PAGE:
In a modern capitalist society, is something without an ascribed monetary value considered worthless?
Phrases such as ‘natural capital’ and ‘ecosystem services’ are increasingly used within the environmental sector as part of a sustained attempt to assign monetary values to nature's services. Considering the practical and ethical dilemmas around this, what conceptual, methodological and moral challenges are there in pricing nature?
Professor Kathy Willis, CBE, Director of Science at the Royal Botanic Gardens, Kew, and recently appointed Principal of St Edmund Hall, University of Oxford, will open this debate at this year's Burntwood Lecture.
During her time at Kew, Kathy spearheaded the launch of Kew’s Science Strategy 2015-2020. She also previously held the Tasso Leventis Chair of Biodiversity at Oxford and was founding Director of the Oxford Martin School Biodiversity Institute.
Kathy’s research interests focus on the relationship between long-term ecosystem dynamics and environmental change. Kathy has published extensively authoring over 100 scientific publications, including the landmark book The Evolution of Plants, now in its second edition and several popular Science books, including Plants: From Roots to Riches and Botanicum. She explored the importance of plants through the BBC Radio 4 series Plants: From Roots to Riches.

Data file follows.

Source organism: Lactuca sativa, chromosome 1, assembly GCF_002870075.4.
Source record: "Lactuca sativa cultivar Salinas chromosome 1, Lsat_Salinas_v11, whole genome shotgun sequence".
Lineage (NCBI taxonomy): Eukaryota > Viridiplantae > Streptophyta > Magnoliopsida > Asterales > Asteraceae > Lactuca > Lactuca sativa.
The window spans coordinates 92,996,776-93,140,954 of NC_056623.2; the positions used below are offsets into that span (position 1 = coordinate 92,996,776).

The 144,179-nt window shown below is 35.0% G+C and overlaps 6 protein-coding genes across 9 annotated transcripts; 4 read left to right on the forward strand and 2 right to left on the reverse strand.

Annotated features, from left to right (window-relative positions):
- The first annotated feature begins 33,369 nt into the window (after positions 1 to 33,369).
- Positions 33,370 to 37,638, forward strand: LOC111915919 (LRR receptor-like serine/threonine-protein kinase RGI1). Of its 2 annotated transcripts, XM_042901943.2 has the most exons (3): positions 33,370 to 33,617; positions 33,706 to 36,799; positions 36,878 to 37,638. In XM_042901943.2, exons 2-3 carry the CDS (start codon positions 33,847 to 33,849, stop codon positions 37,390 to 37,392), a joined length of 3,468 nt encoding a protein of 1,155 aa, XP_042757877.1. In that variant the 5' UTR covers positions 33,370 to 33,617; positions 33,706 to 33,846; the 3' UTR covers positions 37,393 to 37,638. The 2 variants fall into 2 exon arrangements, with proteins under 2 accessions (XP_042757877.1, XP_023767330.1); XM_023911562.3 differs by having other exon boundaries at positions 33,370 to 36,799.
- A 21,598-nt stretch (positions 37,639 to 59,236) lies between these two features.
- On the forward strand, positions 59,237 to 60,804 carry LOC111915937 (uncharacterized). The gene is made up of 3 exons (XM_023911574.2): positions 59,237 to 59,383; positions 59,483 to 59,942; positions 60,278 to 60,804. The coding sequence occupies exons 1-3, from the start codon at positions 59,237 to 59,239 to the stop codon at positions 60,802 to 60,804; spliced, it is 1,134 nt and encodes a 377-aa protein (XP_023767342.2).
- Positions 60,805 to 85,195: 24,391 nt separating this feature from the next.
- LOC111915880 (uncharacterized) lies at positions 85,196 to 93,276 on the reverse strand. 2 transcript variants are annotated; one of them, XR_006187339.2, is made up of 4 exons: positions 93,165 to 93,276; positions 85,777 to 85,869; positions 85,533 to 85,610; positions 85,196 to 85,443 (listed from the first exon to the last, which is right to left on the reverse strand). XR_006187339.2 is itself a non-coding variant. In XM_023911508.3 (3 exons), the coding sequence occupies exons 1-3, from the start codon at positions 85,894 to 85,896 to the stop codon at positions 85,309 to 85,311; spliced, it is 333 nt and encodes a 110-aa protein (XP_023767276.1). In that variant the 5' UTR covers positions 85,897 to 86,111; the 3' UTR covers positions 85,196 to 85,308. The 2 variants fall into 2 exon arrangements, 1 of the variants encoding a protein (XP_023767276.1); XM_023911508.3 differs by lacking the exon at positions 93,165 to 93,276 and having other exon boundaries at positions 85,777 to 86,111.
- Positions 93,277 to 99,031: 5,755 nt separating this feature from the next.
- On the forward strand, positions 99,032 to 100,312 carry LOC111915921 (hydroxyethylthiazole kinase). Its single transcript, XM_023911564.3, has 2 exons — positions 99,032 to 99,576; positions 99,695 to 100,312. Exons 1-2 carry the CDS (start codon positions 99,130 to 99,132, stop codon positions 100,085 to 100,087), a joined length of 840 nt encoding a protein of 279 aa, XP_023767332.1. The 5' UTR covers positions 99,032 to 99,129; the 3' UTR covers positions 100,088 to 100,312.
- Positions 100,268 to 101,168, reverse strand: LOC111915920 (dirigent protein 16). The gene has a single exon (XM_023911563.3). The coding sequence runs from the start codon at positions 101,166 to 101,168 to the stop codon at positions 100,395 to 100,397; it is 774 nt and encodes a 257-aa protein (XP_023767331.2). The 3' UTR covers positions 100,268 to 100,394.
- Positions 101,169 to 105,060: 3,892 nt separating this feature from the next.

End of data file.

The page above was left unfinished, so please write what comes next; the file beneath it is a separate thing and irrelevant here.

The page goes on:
In August 2015, Kathy was awarded the prestigious Michael Faraday Prize by the Royal Society for her excellent work in science communication and, in February 2016, was appointed to the Natural Capital Committee, an independent advisory body to the UK Government, which will take forward the implementation of the new 25-year Environment Plan.
Kathy was awarded a CBE in the Queen’s Birthday honours list in June 2018.
Joining us as Chair for the evening is Professor Dieter Helm.
Dieter is an Official Fellow in Economics at New College, Oxford and Professor of Economic policy at the University of Oxford. He is Chair of the Natural Capital Committee and has recently completed the Helm Review on The Cost of Energy for the British Government. Dieter’s recent books include: The Carbon Crunch - revised and updated edition (2015), Natural Capital - Valuing The Planet (2015) and Burn Out: The endgame for fossil fuels (2018), all published by Yale University Press. In the Spring of 2019 he will publish Green & Prosperous Land by William Collins.
The Burntwood Lecture provides an opportunity for an eminent speaker to talk on a current, critical and often controversial environmental theme. The invited audience, numbering around 150, come from the environmental professions, universities and government. The evening includes canapés, drinks and plenty of opportunities to network.
Attendance is free for IES Members and invited guests, but places are limited. Members may bring a guest but must register them upon booking. We anticipate a lot of interest for this fabulous speaker, so book early to avoid disappointment. Use Password: IESBURNT2018 when prompted.
18:15 - Registration and drinks
19:00 - Welcome from the IES Chair and awarding of the REnvTech Chartership
19:10 - Welcome from the evening's Chair, Dieter Helm
19:15 - The Burntwood Lecture, with Professor Kathy Willis, CBE
20:00 - Q&A Session
20:20 - Canapés, drinks, mingle
21.30 - Close
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